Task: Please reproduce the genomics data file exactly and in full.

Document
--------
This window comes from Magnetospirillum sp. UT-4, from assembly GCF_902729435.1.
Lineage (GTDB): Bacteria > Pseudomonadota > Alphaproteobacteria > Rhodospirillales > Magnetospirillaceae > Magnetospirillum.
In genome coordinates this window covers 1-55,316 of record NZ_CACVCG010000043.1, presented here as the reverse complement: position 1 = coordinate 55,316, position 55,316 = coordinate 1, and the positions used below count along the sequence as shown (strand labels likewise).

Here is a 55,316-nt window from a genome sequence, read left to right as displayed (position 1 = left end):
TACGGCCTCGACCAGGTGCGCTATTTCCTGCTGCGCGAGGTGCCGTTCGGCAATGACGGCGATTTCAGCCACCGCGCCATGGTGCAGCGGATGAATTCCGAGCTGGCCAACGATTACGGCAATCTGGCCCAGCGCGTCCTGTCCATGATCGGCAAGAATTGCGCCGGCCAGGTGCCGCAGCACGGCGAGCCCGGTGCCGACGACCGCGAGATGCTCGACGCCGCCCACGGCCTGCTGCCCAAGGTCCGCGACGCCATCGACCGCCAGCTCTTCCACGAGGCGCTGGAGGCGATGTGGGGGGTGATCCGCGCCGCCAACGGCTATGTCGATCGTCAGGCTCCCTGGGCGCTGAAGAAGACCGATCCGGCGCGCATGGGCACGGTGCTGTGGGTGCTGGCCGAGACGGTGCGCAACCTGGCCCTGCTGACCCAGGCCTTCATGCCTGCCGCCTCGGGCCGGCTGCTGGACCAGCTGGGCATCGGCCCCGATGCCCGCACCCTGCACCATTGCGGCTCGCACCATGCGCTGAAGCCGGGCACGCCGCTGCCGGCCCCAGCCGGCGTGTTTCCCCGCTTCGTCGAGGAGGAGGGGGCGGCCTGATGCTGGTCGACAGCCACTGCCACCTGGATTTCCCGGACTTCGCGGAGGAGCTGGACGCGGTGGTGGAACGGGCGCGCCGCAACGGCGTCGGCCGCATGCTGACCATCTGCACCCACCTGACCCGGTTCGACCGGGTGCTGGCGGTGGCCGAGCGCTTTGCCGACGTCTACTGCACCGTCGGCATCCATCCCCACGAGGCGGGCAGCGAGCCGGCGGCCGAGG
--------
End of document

This window comes from Magnetospirillum sp. UT-4, from assembly GCF_902729435.1.
Lineage (GTDB): Bacteria > Pseudomonadota > Alphaproteobacteria > Rhodospirillales > Magnetospirillaceae > Magnetospirillum.
In genome coordinates this window covers 1-55,316 of record NZ_CACVCG010000043.1, presented here as the reverse complement: position 1 = coordinate 55,316, position 55,316 = coordinate 1, and the positions used below count along the sequence as shown (strand labels likewise).

Here is a 55,316-nt window from a genome sequence, read left to right as displayed (position 1 = left end):
TACGGCCTCGACCAGGTGCGCTATTTCCTGCTGCGCGAGGTGCCGTTCGGCAATGACGGCGATTTCAGCCACCGCGCCATGGTGCAGCGGATGAATTCCGAGCTGGCCAACGATTACGGCAATCTGGCCCAGCGCGTCCTGTCCATGATCGGCAAGAATTGCGCCGGCCAGGTGCCGCAGCACGGCGAGCCCGGTGCCGACGACCGCGAGATGCTCGACGCCGCCCACGGCCTGCTGCCCAAGGTCCGCGACGCCATCGACCGCCAGCTCTTCCACGAGGCGCTGGAGGCGATGTGGGGGGTGATCCGCGCCGCCAACGGCTATGTCGATCGTCAGGCTCCCTGGGCGCTGAAGAAGACCGATCCGGCGCGCATGGGCACGGTGCTGTGGGTGCTGGCCGAGACGGTGCGCAACCTGGCCCTGCTGACCCAGGCCTTCATGCCTGCCGCCTCGGGCCGGCTGCTGGACCAGCTGGGCATCGGCCCCGATGCCCGCACCCTGCACCATTGCGGCTCGCACCATGCGCTGAAGCCGGGCACGCCGCTGCCGGCCCCAGCCGGCGTGTTTCCCCGCTTCGTCGAGGAGGAGGGGGCGGCCTGATGCTGGTCGACAGCCACTGCCACCTGGATTTCCCGGACTTCGCGGAGGAGCTGGACGCGGTGGTGGAACGGGCGCGCCGCAACGGCGTCGGCCGCATGCTGACCATCTGCACCCACCTGACCCGGTTCGACCGGGTGCTGGCGGTGGCCGAGCGCTTTGCCGACGTCTACTGCACCGTCGGCATCCATCCCCACGAGGCGGGCAGCGAGCCGGCGGCCGAGG